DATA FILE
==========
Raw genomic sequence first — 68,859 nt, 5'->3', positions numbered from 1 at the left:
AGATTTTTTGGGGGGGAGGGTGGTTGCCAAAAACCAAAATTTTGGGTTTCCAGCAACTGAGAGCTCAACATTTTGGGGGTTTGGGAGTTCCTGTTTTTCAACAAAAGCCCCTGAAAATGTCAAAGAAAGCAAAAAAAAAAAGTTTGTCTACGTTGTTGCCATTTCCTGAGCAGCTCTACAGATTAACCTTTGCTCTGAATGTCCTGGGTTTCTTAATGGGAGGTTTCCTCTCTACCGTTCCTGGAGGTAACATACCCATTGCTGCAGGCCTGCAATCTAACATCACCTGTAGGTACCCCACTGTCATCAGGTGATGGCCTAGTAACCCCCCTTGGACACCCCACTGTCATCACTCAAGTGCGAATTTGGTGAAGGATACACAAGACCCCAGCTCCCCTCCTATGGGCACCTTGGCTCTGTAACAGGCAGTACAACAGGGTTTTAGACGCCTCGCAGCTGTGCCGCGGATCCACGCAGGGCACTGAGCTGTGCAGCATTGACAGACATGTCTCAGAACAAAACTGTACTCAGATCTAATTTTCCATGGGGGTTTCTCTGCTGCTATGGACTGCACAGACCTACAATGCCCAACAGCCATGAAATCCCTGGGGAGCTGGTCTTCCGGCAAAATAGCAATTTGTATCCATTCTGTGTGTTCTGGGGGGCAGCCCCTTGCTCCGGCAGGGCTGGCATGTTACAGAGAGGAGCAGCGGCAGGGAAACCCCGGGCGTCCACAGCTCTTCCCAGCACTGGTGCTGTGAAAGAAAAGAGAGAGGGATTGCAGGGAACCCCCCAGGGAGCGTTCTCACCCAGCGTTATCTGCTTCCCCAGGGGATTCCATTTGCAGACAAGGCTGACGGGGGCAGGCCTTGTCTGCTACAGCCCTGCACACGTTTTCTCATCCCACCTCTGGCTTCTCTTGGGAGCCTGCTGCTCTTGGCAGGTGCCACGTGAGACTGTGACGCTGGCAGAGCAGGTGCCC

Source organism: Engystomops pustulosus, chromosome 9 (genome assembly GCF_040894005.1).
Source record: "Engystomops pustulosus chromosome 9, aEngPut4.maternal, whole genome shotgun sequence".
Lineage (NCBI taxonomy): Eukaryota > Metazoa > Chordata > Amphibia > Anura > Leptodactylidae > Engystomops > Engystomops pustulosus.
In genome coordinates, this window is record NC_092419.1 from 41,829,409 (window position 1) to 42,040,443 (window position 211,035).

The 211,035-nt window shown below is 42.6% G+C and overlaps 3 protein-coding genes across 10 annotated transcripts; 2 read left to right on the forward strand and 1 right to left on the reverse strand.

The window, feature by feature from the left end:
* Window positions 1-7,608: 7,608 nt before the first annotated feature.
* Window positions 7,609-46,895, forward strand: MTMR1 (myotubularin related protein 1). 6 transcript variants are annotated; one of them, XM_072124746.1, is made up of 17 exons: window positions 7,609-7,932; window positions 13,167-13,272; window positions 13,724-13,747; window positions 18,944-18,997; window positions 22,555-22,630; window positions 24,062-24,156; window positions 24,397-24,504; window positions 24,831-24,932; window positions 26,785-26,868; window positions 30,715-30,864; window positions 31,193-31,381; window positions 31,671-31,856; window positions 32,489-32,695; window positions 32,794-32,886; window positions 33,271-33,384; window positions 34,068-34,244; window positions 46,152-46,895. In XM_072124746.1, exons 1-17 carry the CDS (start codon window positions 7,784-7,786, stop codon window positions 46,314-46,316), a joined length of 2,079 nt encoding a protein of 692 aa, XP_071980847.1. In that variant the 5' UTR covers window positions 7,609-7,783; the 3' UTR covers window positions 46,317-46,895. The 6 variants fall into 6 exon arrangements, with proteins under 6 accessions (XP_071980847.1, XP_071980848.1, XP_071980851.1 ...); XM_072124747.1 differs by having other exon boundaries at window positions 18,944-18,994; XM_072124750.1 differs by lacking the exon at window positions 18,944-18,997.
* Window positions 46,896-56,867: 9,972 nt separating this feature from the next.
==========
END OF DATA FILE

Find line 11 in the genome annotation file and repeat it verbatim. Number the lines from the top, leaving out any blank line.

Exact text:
* Window positions 46,896-56,867: 9,972 nt separating this feature from the next.